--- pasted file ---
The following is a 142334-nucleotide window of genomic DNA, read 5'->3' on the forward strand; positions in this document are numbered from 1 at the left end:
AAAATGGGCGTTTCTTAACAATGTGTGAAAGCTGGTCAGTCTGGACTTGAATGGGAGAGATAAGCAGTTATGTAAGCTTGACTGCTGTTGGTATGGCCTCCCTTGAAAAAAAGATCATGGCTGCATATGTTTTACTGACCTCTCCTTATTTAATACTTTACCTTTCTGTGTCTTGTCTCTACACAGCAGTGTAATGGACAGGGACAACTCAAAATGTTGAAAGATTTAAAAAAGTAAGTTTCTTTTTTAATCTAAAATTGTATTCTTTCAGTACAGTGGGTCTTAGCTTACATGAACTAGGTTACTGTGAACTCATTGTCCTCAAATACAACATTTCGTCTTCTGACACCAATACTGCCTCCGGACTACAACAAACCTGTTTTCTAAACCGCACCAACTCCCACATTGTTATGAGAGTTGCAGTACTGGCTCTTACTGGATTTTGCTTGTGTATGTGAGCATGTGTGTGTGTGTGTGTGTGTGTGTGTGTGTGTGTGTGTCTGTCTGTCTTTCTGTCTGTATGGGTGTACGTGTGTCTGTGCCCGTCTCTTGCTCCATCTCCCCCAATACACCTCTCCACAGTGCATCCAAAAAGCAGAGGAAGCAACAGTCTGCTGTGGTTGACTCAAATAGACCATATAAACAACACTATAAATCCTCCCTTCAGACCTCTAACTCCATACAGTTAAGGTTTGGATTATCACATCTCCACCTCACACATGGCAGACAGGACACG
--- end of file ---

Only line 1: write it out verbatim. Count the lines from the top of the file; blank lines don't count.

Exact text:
The following is a 142334-nucleotide window of genomic DNA, read 5'->3' on the forward strand; positions in this document are numbered from 1 at the left end: